Cookbook author Faith Durand.

Cookbook author Faith Durand thought about going to culinary school. Once. But then she headed back into the kitchen and kept cooking.

"I'm just really focused on home cooking and I wasn't sure I could get anything I needed from going to school," said Durand, whose cookbook "Not Your Mother's Casseroles" was published this winter by Harvard Common Press, as part of the popular "Not Your Mother's" series.

Durand, who grew up in Pataskala, also is the managing editor of, a food blog that's part of the Apartment Therapy web family of home-oriented blogs.

"The Kitchn has been a huge source of my training," Durand said during an interview last month in the Clintonville cottage home she shares with her husband, Mike, an Ohio State University earth-sciences professor.

Durand had a lemon brioche breakfast casserole cooling on the sprawling wood dining-room table where the couple regularly hosts dinners for family and friends. She had just pulled a pancetta-and-onion baked risotto out of the oven, and there was a curious looking powdered-sugar experiment going on in the breakfast nook out back. Durand, it turned out, was making her own sprinkles.

"A blatant ploy for a (web) traffic spike before Valentine's," Durand explained later. "I think it worked, too!"

Now before visions of autocratic lifestyle mavens start dancing in your head (who else but Martha Stewart would make their own sprinkles?), you have to know that Durand, 32, comes across as just a thoroughly busy and curious soul. After earning a degree in English studies at Ohio State, she spent a few years in Orlando, Florida, working for a high-tech venture.

"I was living on my own and I wanted to learn how to cook better," Durand said. "I just got really into food, and blogs were a great way to learn, especially visually. I also had a really international group of friends in Orlando, people from Thailand, Japan, Latin America, India, and all of them exposed me to more foods."

As the oldest of eight kids, born to a Christian minister dad and a mom who homeschooled them, Durand also learned the basics of home cooking early. And she's an enthusiastic advocate of getting kids into the kitchen at a young age. She and her husband hope to expand their own family soon, but in the meantime Durand said she borrows friends as young as 7 to cook with her.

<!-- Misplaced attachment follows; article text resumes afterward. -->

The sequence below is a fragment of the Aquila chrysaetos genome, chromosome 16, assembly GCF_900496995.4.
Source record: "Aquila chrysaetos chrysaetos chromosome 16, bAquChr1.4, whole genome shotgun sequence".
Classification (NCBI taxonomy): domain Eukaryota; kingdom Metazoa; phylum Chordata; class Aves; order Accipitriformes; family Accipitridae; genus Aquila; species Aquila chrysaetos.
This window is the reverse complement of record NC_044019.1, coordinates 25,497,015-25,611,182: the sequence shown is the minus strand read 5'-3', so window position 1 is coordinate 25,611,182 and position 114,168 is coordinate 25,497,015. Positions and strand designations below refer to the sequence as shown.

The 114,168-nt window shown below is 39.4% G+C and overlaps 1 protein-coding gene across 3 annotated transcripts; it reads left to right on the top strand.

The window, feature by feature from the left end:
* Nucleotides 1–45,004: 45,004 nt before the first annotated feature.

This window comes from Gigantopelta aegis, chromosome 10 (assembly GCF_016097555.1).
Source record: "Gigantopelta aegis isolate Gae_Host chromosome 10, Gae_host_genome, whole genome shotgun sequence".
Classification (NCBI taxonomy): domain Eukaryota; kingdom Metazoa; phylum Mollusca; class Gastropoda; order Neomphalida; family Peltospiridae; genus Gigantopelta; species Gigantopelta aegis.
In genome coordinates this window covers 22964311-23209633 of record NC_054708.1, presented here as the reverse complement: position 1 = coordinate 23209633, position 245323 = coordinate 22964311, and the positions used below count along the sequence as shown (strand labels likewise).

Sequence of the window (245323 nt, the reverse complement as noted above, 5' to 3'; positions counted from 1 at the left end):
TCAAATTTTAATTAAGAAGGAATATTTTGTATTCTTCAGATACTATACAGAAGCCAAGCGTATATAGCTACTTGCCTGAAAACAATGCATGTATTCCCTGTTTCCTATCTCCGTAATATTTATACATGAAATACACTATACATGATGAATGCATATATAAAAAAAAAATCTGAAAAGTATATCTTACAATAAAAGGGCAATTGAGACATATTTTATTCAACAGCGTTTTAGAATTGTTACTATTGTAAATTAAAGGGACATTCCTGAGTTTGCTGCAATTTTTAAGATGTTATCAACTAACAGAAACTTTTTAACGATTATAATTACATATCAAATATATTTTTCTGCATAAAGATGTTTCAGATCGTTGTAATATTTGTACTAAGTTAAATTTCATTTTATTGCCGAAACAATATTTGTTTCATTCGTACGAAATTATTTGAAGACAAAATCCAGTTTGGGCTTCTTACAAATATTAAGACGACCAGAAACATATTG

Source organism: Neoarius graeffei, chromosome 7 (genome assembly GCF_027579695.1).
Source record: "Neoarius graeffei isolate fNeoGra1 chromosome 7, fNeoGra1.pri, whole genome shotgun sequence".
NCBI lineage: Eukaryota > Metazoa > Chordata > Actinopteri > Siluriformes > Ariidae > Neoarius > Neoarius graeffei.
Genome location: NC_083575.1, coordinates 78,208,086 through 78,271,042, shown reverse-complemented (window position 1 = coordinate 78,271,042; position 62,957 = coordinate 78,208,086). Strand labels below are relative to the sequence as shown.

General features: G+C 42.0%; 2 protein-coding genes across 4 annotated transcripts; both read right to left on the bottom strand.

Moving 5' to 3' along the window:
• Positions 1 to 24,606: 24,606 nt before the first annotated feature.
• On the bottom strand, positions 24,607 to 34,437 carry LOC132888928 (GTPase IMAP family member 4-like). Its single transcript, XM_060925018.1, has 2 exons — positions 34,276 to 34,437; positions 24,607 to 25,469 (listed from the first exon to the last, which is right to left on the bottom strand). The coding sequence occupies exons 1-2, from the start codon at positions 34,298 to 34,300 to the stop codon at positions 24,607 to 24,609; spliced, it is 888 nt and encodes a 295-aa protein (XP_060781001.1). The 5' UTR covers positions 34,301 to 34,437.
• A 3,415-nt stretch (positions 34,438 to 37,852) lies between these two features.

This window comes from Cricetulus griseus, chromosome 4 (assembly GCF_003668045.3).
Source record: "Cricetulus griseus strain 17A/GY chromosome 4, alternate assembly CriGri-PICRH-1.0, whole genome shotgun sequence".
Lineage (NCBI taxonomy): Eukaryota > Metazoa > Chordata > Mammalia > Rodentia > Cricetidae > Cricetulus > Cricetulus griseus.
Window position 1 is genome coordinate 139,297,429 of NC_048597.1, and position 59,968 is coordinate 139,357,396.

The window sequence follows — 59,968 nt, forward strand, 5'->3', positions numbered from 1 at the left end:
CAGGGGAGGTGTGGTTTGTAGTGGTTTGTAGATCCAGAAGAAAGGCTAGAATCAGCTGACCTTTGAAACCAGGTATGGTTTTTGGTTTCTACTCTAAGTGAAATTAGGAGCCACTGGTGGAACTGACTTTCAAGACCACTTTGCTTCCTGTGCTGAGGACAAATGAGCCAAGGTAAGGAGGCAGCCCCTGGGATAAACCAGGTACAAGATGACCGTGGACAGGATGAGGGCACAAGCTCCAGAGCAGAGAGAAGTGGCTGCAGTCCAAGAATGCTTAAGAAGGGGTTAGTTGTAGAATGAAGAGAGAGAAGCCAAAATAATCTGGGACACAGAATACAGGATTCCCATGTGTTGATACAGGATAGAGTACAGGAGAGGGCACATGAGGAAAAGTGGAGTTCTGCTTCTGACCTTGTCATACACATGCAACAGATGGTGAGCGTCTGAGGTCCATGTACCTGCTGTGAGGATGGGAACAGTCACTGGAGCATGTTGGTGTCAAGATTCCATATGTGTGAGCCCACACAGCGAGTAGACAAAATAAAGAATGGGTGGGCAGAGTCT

"Find something that really sparks you," she said. "You don't have to go all geeky and study things in an abstract way. Just get in the kitchen and find the thing that excites you."

Baked Risotto with Pancetta and Caramelized Onions

Here's an easy baked risotto that is oh-so-delicious and indulgent. It's a marvelous winter dish, with the smoky richness of crispy pancetta and a topping of sweet, dark caramelized onions. Serves 6.

CASSEROLE DISH: 3-quart Dutch oven or large ovenproof saucepan with lid

BAKE TIME: 20 to 25 minutes


1/4 pound pancetta, diced 1 tablespoon olive oil 1 medium white onion, finely diced 4 cloves garlic, finely minced 3/4 cup Arborio rice 1/4 cup dry white wine 2-1/2 cups low-sodium chicken broth 1/2 teaspoon salt 1/4 teaspoon freshly ground black pepper 2 tablespoons unsalted butter 2 medium yellow onions, cut in half from top to bottom and then lengthwise in thin half-moon slices 1/2 cup freshly grated Parmesan cheese 2 tablespoons finely chopped fresh flat-leaf parsley (optional)


Preheat the oven to 425F. In the Dutch oven or ovenproof saucepan, cook the pancetta over medium-high heat for about 5 minutes, or until crisp. Add the olive oil and finely diced onion and turn the heat to medium-low. Cook the onion slowly, stirring frequently, until translucent. This will take about 10 minutes. Add the garlic and the rice and cook, stirring to coat the rice grains with oil. Cook for about 5 minutes, or until the garlic is fragrant and tender. Turn the heat back up to high. Stir in the wine and cook until it has completely evaporated, about 1 minute. Stir in the broth, salt, and pepper. Bring to a boil. Cover the pan with a tight-fitting lid, transfer to the oven, and bake for 20 to 25 minutes, or until most of the liquid has been absorbed by the rice. While the risotto is baking, caramelize the onions. Heat the butter over medium heat in a heavy saut pan, preferably a cast-iron skillet. When the butter foams up, add the sliced onions and stir to coat them with butter. Sprinkle them liberally with salt. Cook, stirring every 5 minutes or so, for at least 25 minutes, or until the onions have turned a rich mahogany brown. When the risotto is finished, remove from the oven and stir in the Parmesan cheese. Serve immediately, topped with spoonfuls of caramelized onions and sprinkled with parsley, if using. Reprinted with permission from Faith Durand's "Not Your Mother's Casseroles":